“Many people believe that the United States has a progressive tax system: you pay more, as a fraction of your income, as you earn more. In fact, if you allocate the total official tax take of the United States across the population, the US tax system looks like a giant flat tax that becomes regressive at the very top. And if you add mandatory private health insurance premiums to the official tax take, the US tax system turns out to be highly regressive. Once private health insurance is factored in, the average tax rate rises from a bit less than 30% at the bottom of the income distribution to reach close to 40% for the middle class, before collapsing to 23% for billionaires.
The health insurance poll tax hammers the working class and the middle class. At the bottom of the distribution, it’s not as onerous as sales and payroll taxes. But that’s because many low-income Americans rely on a family member to cover them, enroll into Medicaid, or go uninsured. For the middle-class, the burden is enormous. Take a secretary earning $50,000 a year, who has employer-sponsored health insurance at a total cost of $15,000. In reality her labor compensation is $65,000 (that’s what her employer pays in exchange of her work), but the secretary only gets $50,000. The executive earning $1,000,000 also pays the same $15,000 for his healthcare. This is a terrible funding mechanism.
Funding healthcare via insurance premiums would be acceptable if this private poll tax was small. When the system of private health insurance developed initially, the cost of employer-sponsored health insurance was moderate, the equivalent of 0.5% of national income in the 1950s. Today, however, it is huge: 6% of national income, almost as much as payroll Social Security taxes. The Affordable Care Act increased the pool of Americans eligible for Medicaid and subsidized the purchase of private insurance for low-income people not covered by their employer. But it provided no relief for workers who fund their healthcare through a huge and growing poll tax.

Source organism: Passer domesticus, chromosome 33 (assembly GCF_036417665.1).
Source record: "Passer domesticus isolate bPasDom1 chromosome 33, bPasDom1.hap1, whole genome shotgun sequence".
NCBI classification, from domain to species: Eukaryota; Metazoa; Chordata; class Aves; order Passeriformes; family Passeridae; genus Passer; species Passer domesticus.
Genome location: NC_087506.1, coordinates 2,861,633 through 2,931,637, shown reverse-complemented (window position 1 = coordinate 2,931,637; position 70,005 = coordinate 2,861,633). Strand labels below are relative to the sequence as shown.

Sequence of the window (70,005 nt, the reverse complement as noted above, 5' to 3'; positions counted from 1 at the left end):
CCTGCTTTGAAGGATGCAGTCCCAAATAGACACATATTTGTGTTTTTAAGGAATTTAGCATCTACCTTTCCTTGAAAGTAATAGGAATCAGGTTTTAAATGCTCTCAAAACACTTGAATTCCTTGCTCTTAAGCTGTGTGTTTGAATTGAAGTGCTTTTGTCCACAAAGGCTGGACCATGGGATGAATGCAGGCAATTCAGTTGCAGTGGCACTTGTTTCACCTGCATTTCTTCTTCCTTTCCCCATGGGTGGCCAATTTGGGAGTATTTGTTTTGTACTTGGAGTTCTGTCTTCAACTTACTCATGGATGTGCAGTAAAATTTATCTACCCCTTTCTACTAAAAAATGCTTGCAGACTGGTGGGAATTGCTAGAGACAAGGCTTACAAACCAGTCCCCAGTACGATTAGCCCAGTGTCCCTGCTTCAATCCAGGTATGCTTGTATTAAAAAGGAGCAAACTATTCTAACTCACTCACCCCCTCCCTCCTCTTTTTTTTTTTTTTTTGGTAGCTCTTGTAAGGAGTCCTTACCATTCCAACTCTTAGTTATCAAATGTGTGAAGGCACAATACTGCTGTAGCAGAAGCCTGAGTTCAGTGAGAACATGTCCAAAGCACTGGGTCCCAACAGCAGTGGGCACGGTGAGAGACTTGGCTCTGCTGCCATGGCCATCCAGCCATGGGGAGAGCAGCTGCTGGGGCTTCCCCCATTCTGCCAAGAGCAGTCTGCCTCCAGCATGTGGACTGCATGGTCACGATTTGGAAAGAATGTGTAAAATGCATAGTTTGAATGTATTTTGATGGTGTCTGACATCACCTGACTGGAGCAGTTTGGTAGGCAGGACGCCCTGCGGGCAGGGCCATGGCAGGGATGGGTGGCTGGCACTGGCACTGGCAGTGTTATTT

This situation is not sustainable. Most countries have understood this a long time ago. Health and retirement benefits started, like in the United States, as negotiated arrangements between employees (represented by their unions) and employers. But the task of funding health and retirement was then gradually entrusted to the government. Private premiums morphed into regular taxes, based on ability to pay. In the United States, this transformation has not happened yet for healthcare – leading to the crises we are in now.
This is the context needed to understand the current debate at the heart of the presidential elections. Proposals such as Medicare for All would replace the current privatized poll tax by taxes based on ability to pay. Some believe that it would result in a big tax increase for America’s middle class. But the data show that it would, in fact, lead to large income gains for the vast majority of workers.
Take again the case of a secretary earning $50,000 in wage and currently contributing $15,000 through her employer to an insurance company. With universal health insurance, her wage would rise to $65,000 – her full labor compensation. With an income tax of 6% – which, if applied to a base large enough, would be enough to fund universal health insurance – she would have to pay about $4,000 more in tax. But the net gain would be enormous: $11,000. Instead of taking home $50,000, the secretary would take home $61,000.
On TaxJusticeNow.org, any interested reader can simulate the effect of replacing private health insurance premiums by taxes – progressive income taxes, wealth taxes, consumption taxes, or broad taxes on consumption or all of national income. This simulator that we developed is open-source, user-friendly, and based on a systematic exploitation of all available statistics about who earns what and pays what in taxes and health insurance in America.”
Saez, Emmanuel and Zucman, Gabriel. Make no mistake: Medicare for All would cut taxes for most Americans; The Guardian. Adapted from How the Rich Dodge Taxes and How to Make Them Pay